Interview with Corey Peterson | 'Theatre has become a home for me'

At my secondary school, my head teacher was really against drama so we only had one drama session as part of an English lesson every term, if that. You could take drama for GCSE, but my mum didn’t love the idea of me doing that, so I didn’t. But when I was in year 11, I joined Islington Community Theatre after school club and it completely changed everything. 

Company Three, as it’s now known, started to take over my life in the best way. Theatre was life.  I did everything I could with them – performing, mentoring, taking part in workshops, and then eventually ended up becoming one of their young associates. It was an amazing gateway into theatre. 

In many ways theatre has become a home for me. Because of my struggle with homelessness I’ve always sought out as many things I could do theatre-wise as possible. My homelessness was at its worst when I came back to London after leaving university and I was sleeping rough but theatre was still there for me. I was helped out by a number of projects targeted at young people at risk; I started working with The Big House, and did a project at the Lyric Hammersmith called Theatreworks, which led on to me being a part of the show Passin’ Thru about life in homeless hostels. 

Theatre has become a home for me

It was at the time that I was working on Passin’ Thru that I got a bursary for an NYT audition, which was amazing because I was living between hostels at that time and wouldn’t have been able to afford it otherwise. National Youth Theatre just seemed like the next step for me, and when I heard about NYT’s REP Company it just made me want to apply even more.

NYT is full of the most talented people I’ve ever met in my entire life. But it’s not just that everyone is so talented, they’re also so welcoming and kind. There’s a certain amount of pride that comes with rocking the merchandise, you want the world to know about the family that you’ve become a part of and you want them to know that they can be a part of it too. If you didn’t realise how amazing being a part of a family like NYT was before you auditioned, you will by the end of your NYT summer course. It’s a memory you’ll never forget, and if you haven’t at least shed a tear or pinched yourself by the end of the last day, you haven’t done it right. I cried a bucket load on the last day in front of my entire group. I’m not ashamed of it.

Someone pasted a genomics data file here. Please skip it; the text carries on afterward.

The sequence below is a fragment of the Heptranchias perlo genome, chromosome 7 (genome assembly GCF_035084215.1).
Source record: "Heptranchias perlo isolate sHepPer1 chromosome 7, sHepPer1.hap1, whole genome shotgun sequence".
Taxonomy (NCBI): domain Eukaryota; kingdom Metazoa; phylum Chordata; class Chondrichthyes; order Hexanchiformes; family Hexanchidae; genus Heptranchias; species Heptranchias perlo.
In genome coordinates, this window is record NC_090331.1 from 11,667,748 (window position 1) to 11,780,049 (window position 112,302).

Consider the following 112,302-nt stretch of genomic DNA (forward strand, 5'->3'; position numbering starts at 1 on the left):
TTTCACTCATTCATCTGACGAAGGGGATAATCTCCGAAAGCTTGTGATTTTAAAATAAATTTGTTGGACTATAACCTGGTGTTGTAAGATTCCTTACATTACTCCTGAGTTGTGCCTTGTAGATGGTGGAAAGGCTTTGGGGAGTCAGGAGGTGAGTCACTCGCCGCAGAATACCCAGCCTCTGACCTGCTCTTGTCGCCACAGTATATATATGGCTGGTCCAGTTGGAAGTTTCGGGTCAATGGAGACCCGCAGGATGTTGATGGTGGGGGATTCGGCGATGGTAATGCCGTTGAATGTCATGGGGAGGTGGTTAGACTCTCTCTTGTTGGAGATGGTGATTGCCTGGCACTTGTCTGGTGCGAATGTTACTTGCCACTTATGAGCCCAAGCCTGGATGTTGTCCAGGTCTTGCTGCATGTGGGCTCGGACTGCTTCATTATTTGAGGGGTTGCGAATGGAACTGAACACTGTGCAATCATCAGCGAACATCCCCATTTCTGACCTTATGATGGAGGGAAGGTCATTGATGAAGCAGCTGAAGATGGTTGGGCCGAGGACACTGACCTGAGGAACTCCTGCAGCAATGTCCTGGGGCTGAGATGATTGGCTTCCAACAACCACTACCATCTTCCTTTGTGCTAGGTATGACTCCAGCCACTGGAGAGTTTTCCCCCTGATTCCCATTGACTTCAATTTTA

NYT has opened so many doors. Ever since I started, I’ve managed to be able to immerse myself in theatre in ways I wouldn’t have been able to do before – the free ticket offers and opportunities you can find on the members’ board really make a difference. The opportunity to work with National Youth Theatre and Rikki Beadle Blair on a new production of Twelfth Night has been one of the highlights of the last year for me.  

I make a lot of my own work now, and recently founded my first theatre company - Splinter. I was commissioned by the Barbican for a poetry project, but I wanted to push the boundaries of the brief, and to collaborate with some others. The Almeida Young Company, which I’ve been a part of since September, is filled with some ridiculously talented people, including loads of NYT members, so they were my first port of call when I was looking for collaborators. They were so keen on working together that we thought, ok, no, we’re not just going to do this commission but we’re going to find other things to do too – and so Splinter was born.  

I’ve managed to be able to immerse myself in theatre in ways I wouldn’t have been able to do before

We’re currently preparing for our first show ‘You must learn to understand’ which is part of this year’s Almeida for Free festival. It’s an interdisciplinary piece which tackles the frustrations that comes with mental health – particularly between mental health sufferers, and those who don’t understand the ins and outs of it. It’s inspired by the recent death of a friend. After that happened, it struck me that it shouldn’t get to the point where someone dies for people to realise the reality of mental health. So this play attempts to put the reality out there, and make a difference. 

If you’re a young person thinking about getting involved in theatre for the first time but are feeling daunted, I would say don’t worry! Theatre can help you in so many ways. It helps you physically and emotionally because to be an actor you have to keep yourself healthy, and look after yourself, but it can also help you find yourself.  And that’s important because that will free you, and it’ll keep you going – if you know yourself it’s easier to figure out where you want to go and how you’re going to get there. 

It's one of the most daunting, vulnerable and brave things to do to just put your raw self on stage; not only is overcoming that fear a great reason to do it, but  it'll be so worth it and so liberating in the long term. 

Theatre is people

Don’t be afraid of creating your own content. That’s one thing places like Company Three and NYT have done for me, they’ve allowed me to tap into myself a bit more and that’s allowed me to thrive when creating work.

For me, theatre is people. Whatever you decide to do in life, you’ll live around and work around people, so I think theatre is the best way to prepare yourself for that and, more importantly, to embrace that. The times at which I’ve felt least lonely in life, have been times spent in a rehearsal room. 

Catch Splinter's first show 'You must learn to understand' as part of the Almeida for Free festival on 4 April 2018. Free and entirely exclusive to Under 25s.  

Image: Martin Godwin for the Guardian

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